by Avivah Litan | August 15, 2013 | Comments Off
IBM announced today its agreement to acquire Trusteer, an Israeli web fraud and malware detection vendor, for an undisclosed sum but which, according to the Israeli press, is estimated to be between a believable $800 million and $1 billion. See jta.org
This marks the second major acquisition by a major global U.S. based company of an innovative web fraud detection vendor in the past 12 months with RSA’s reportedly $350 million acquisition of SilverTail systems, first announced in October 2012, being the first. Indeed the most talked about web fraud detection vendors among Silicon Valley investors last year were these two firms, Silvertail Systems and Trusteer, and for good reason as experience has borne out.
This points out the innovation bed that the web fraud detection market has fostered, as these companies developed progressive products that beat the botnets and fraudsters attacking the financial services industry. This was a clear-cut use case that the companies went after, but their products could work equally well (with some tuning) in many other security and fraud markets.
Founded in 2006, Trusteer has done extremely well in growing its revenues to an estimated $50 million at the end of 2012, mainly by developing software that prevented bank Trojans such as Zeus from taking over and robbing customer accounts via wire or other types of money transfers. These malware variants bypassed the security protections afforded by mainstream endpoint protection vendors who could not keep up with the latest malware strains.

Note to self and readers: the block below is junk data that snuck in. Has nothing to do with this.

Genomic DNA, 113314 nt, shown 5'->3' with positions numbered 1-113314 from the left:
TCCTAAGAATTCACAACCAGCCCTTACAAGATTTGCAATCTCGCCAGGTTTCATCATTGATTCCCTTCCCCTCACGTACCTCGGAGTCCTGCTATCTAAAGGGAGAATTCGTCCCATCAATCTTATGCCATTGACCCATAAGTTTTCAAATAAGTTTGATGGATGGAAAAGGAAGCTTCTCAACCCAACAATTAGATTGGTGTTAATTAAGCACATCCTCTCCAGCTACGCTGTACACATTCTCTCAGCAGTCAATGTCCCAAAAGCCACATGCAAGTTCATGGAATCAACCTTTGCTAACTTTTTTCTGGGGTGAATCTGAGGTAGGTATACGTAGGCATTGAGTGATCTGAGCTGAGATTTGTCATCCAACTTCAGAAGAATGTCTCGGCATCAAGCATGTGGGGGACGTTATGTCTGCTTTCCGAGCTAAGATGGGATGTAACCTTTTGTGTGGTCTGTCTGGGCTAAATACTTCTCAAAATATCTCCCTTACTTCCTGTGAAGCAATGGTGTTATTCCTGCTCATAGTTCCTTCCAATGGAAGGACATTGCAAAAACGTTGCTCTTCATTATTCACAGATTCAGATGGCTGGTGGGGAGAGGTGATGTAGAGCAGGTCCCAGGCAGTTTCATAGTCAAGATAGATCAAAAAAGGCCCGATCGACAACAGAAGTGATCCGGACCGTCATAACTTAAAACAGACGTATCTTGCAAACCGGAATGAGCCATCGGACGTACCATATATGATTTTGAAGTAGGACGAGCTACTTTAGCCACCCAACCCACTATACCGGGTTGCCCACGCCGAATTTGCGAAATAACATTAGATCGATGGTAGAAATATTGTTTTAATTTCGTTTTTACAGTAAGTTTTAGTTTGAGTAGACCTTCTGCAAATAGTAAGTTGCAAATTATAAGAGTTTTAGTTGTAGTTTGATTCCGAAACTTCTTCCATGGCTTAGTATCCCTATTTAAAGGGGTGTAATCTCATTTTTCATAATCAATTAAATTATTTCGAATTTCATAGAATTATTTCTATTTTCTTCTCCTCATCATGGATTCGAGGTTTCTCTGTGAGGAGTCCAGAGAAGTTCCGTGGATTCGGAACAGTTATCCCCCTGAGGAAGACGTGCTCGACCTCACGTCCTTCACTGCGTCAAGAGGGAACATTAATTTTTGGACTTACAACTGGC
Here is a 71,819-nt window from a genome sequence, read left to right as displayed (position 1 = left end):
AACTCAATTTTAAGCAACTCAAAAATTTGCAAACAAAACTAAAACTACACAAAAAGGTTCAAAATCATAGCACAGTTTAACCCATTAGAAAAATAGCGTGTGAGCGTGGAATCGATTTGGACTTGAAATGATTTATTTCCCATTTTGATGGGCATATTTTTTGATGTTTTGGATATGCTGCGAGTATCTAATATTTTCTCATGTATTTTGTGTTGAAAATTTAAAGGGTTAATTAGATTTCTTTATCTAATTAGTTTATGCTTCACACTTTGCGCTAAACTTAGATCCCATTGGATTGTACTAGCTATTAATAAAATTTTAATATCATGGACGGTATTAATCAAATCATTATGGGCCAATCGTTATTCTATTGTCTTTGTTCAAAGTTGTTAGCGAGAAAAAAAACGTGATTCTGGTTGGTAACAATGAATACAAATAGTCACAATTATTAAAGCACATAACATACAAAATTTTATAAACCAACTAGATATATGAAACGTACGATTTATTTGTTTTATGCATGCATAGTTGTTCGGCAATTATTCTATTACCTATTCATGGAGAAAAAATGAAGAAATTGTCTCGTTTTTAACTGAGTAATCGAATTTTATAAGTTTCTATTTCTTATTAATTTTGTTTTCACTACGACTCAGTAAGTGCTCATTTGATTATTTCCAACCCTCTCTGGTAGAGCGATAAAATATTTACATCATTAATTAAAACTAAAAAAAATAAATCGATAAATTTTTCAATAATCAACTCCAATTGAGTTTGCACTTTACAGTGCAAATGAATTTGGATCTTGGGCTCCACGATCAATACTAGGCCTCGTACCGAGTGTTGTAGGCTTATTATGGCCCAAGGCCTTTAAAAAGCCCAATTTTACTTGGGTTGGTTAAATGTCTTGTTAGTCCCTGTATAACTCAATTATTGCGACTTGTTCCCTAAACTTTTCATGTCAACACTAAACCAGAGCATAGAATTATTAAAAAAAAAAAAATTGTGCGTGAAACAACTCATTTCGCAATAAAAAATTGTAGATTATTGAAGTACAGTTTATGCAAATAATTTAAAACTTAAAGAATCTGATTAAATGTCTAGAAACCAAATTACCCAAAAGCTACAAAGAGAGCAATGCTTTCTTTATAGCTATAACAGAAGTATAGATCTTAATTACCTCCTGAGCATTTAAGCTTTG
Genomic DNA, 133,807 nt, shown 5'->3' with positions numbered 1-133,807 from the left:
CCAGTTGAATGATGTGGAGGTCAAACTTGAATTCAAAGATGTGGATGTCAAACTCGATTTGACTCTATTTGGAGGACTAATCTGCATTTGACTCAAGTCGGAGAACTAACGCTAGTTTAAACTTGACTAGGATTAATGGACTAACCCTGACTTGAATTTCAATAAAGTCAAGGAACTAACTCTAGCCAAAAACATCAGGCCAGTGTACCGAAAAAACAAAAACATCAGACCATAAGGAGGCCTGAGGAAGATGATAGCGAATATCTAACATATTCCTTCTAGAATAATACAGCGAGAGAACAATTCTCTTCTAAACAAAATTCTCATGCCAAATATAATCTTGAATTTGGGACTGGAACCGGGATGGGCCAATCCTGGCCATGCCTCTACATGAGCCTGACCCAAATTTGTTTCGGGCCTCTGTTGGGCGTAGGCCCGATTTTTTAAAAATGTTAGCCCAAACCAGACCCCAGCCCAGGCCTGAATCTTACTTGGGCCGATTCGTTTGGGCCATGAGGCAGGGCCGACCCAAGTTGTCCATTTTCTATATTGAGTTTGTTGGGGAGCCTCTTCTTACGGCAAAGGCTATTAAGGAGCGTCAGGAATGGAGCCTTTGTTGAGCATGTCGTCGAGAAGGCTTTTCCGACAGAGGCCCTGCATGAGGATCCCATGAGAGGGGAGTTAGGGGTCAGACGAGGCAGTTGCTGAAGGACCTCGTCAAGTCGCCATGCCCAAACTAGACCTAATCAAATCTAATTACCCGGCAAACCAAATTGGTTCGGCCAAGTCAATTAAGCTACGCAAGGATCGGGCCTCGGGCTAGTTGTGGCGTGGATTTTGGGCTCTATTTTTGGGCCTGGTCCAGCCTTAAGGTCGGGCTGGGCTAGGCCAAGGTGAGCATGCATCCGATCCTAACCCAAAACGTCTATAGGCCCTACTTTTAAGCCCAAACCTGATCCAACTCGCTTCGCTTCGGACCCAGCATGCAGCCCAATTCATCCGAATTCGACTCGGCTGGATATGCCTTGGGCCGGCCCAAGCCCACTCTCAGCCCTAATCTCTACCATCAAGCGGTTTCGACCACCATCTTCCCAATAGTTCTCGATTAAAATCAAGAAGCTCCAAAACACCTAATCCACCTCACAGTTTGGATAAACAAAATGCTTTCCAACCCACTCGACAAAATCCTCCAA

Trusteer took the intelligence it gathered on the malware from its desktop products and pioneered a server-based application that detected financial malware coming into to an enterprise (e.g. an online bank). Many clients found this method extremely appealing as it did not require loading software on customer desktops.
In my opinion, Trusteer sold out at its peak. According to some Gartner clients, it was and is becoming increasingly difficult to defeat financial malware using existing techniques. In the past year, Trusteer started pursuing the enterprise market for advanced threat protection with a new product line called Apex to broaden its portfolio and diversify its financial interests. It’s too early to know how successful that product set will be.
So what’s the future look like? As with most large company acquisitions of small start ups, the talented staff of the latter are likely to start leaving as soon as they either cash out (and many of them, especially the founders, will cash out big time) or as soon as the job isn’t fun anymore. It’s tough for large companies to attract and retain risk-taking innovative employees that seek the agility, creativity and potential for great wealth that small start ups afford.
We’ll keep our eyes on this one – but if it’s like all the others I’ve personally watched, I’d give it about a year or two at the most before the innovative spirit and creativity slowly fizzles out.
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